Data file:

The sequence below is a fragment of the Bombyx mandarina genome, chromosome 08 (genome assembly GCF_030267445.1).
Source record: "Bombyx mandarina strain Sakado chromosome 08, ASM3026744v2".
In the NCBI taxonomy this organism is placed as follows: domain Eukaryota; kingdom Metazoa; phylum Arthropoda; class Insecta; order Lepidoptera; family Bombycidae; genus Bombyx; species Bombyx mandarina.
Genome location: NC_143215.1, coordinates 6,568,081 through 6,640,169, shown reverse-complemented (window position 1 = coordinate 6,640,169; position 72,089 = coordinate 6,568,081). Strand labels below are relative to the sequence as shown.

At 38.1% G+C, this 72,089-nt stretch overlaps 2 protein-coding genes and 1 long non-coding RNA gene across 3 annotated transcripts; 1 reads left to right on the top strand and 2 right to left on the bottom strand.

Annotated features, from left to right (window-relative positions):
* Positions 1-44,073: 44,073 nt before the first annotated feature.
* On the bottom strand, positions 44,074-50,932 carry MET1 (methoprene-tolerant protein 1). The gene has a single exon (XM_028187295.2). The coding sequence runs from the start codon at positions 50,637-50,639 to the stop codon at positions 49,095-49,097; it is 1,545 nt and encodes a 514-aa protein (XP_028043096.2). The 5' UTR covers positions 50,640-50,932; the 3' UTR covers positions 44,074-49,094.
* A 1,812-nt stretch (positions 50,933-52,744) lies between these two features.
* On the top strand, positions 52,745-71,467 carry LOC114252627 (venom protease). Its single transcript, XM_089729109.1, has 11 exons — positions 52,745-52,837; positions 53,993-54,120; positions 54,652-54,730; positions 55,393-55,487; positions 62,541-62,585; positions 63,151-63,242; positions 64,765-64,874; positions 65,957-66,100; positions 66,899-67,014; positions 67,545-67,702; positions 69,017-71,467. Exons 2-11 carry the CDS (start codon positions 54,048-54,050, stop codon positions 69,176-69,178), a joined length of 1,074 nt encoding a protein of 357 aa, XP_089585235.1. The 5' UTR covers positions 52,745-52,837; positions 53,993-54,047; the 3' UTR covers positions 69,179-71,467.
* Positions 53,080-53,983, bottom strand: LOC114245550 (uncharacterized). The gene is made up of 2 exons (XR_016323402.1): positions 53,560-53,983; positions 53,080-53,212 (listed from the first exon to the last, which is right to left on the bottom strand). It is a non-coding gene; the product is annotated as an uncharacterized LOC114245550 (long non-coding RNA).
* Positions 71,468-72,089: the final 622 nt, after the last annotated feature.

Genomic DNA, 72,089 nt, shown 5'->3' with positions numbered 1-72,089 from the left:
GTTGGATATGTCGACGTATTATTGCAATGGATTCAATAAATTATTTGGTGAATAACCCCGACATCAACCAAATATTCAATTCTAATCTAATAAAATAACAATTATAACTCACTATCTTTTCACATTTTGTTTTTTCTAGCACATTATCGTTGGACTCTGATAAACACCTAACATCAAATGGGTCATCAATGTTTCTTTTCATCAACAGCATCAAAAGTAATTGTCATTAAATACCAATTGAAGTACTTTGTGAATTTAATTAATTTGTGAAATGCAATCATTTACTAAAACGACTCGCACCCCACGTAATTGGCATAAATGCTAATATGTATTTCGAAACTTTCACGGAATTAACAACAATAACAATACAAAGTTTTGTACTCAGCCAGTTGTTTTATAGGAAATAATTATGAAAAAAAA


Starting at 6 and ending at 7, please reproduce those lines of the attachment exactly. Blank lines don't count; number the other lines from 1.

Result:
Annotated features, from left to right (window-relative positions):
* Positions 1-44,073: 44,073 nt before the first annotated feature.